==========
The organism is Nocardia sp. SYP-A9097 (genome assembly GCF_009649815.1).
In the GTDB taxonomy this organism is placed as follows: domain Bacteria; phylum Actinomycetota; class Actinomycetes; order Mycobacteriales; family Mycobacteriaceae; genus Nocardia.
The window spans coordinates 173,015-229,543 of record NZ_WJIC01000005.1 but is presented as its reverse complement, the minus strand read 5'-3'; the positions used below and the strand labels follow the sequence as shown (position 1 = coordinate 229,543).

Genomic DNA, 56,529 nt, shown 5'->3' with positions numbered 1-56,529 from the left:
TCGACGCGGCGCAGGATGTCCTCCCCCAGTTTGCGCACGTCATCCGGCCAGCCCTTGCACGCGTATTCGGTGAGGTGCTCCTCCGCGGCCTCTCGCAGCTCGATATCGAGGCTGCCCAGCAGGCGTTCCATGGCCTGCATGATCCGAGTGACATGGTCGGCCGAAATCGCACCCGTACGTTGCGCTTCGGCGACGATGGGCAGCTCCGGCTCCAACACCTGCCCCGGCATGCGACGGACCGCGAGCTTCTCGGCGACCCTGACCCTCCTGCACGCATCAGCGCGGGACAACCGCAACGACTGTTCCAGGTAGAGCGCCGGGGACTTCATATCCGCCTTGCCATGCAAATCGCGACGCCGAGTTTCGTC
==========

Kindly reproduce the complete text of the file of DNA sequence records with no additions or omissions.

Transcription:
The organism is Nocardia sp. SYP-A9097 (genome assembly GCF_009649815.1).
In the GTDB taxonomy this organism is placed as follows: domain Bacteria; phylum Actinomycetota; class Actinomycetes; order Mycobacteriales; family Mycobacteriaceae; genus Nocardia.
The window spans coordinates 173,015-229,543 of record NZ_WJIC01000005.1 but is presented as its reverse complement, the minus strand read 5'-3'; the positions used below and the strand labels follow the sequence as shown (position 1 = coordinate 229,543).

Genomic DNA, 56,529 nt, shown 5'->3' with positions numbered 1-56,529 from the left:
TCGACGCGGCGCAGGATGTCCTCCCCCAGTTTGCGCACGTCATCCGGCCAGCCCTTGCACGCGTATTCGGTGAGGTGCTCCTCCGCGGCCTCTCGCAGCTCGATATCGAGGCTGCCCAGCAGGCGTTCCATGGCCTGCATGATCCGAGTGACATGGTCGGCCGAAATCGCACCCGTACGTTGCGCTTCGGCGACGATGGGCAGCTCCGGCTCCAACACCTGCCCCGGCATGCGACGGACCGCGAGCTTCTCGGCGACCCTGACCCTCCTGCACGCATCAGCGCGGGACAACCGCAACGACTGTTCCAGGTAGAGCGCCGGGGACTTCATATCCGCCTTGCCATGCAAATCGCGACGCCGAGTTTCGTC